Version Reviewed: 1.01
App Reviewed on: iPad Air 2
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Galactic Keep is easily one of the strangest role-playing games I've played in a long time, mainly due to its strange art style, deep sense of exploration, and unapologetic dedication to the experience of tabletop gaming. As it was developed over the course of six years, Galactic Keep is a labor of love that's both profoundly fun and interesting despite sporting its fair share of peculiarities and flaws.
Playing Galactic Keep is closest to what it's like to play a Dungeons & Dragons campaign but with more dice, one character, and a completely unfamiliar set of rules and lore. At the outset, everything is overwhelming to the point that it would be off-putting if it weren't all so intriguing and mysterious. Keeping that in mind, players can expect to die early and often in the game's current module. Over time though, they can upgrade their characters, find loot, and start wrapping their mind around everything.
In order to keep itfrom feeling too punishing, Galactic Keep's standard difficulty allows for players to recover from death quite easily. If a character dies, they only have to choose a new character to continue the mission. Further, if the new character reaches the spot where the old character died, they can pick up all of the loot the initial character left behind and resume the journey with very little progress lost.
From a mechanical standpoint, pretty much everything is governed by dice rolls. Movement is determined by a ten-sided die on the screen, players roll for initiative when entering combat, some story moments involve roll checks to perform particular actions, etc. As great as this all may seem to tabletop enthusiasts, this also slows down the pace considerably. This makes traversing single floors take upwards of an hour, which results in the first module (which is more-or-less a bizarre fetch quest) taking ten hours or more.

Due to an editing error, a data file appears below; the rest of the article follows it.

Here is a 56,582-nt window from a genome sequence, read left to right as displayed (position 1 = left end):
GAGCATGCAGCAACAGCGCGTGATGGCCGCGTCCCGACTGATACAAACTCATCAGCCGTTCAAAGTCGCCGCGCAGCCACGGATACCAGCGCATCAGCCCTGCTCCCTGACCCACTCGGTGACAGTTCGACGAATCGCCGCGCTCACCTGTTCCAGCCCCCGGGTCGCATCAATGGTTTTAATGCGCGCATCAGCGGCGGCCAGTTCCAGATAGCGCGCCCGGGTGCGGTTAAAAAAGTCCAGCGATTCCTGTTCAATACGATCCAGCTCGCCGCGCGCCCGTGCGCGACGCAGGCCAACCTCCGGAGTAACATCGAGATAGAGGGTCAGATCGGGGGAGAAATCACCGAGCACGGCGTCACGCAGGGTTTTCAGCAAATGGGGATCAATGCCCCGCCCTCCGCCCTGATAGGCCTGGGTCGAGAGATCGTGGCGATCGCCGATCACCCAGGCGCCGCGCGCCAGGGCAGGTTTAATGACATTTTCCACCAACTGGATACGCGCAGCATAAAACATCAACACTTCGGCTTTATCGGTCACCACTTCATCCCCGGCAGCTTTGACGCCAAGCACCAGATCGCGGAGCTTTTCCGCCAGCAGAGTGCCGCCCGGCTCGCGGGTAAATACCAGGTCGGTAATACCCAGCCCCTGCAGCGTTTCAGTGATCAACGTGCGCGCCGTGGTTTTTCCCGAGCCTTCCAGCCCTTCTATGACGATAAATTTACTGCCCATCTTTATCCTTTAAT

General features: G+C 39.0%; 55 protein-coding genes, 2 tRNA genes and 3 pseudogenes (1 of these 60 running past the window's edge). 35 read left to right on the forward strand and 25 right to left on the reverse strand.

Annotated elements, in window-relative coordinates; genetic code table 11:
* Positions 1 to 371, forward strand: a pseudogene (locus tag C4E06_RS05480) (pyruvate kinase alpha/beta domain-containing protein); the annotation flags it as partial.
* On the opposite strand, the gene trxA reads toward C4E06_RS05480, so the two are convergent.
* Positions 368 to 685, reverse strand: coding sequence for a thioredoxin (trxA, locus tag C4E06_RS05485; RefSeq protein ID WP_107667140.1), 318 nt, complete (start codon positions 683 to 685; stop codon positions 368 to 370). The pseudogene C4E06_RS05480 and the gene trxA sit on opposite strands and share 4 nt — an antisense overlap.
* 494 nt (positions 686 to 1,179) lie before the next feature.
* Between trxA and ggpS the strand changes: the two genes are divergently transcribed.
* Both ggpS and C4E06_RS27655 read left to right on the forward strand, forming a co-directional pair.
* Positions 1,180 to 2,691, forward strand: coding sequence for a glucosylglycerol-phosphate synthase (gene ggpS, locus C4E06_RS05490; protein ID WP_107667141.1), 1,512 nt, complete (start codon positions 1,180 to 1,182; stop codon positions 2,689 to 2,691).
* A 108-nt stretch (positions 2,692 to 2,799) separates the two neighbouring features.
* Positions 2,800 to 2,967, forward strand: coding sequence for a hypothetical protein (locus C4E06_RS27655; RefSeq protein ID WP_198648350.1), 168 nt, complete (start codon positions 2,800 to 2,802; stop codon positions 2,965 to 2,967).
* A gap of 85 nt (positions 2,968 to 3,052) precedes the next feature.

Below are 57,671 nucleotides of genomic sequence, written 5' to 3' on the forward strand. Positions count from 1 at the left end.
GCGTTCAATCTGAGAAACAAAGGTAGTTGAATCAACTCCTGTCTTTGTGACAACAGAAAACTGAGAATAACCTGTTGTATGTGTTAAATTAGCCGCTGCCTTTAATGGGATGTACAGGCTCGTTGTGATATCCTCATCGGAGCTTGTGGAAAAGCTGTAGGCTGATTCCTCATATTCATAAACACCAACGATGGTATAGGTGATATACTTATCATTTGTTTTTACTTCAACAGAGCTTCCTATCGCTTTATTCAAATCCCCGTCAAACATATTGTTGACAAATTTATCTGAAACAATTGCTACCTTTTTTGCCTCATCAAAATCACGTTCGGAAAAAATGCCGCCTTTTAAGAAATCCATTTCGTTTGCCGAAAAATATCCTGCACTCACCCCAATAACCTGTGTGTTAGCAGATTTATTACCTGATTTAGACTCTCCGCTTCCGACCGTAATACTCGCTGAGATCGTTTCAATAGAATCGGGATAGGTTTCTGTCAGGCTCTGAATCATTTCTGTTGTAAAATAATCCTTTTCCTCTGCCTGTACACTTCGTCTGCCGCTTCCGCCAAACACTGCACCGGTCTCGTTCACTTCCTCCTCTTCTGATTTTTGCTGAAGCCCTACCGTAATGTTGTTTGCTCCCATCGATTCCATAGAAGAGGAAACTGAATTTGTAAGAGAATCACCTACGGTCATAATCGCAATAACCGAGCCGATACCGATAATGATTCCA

More than any single mechanic, Galactic Keep really shines in its overall weirdness. This primarily extends to the universe, which is populated with gaseous hive minds and aliens that resemble a cross between a buffalo, a bear, and an octopus. Exploration reveals a ton of flavor text for players that really fleshes out the world, though most of it isn't necessarily tied to the main narrative. It might not seem that touches like these can go a long way, but the way in which they're peppered throughoutmake exploring every inch of the environment feel a lot more satisfying.
After completing the first module, players can revisit that scenario with new or upgraded characters or even try the hardcore mode that makes character deaths permanent. Beyond that though, there is currently not much else to doafter completing a first run - besides wait for new modules to be released.
There should be little question as to whether Galactic Keep is worth picking up. It's a deep role-playing experience in a unique sci-fi world that's packed to the gills with little moments to make the world feel that much more compelling. It can be slow and confusing at times, yes, but itsoriginality and peculiarity are precisely what makes it so interesting and fun to spend time with.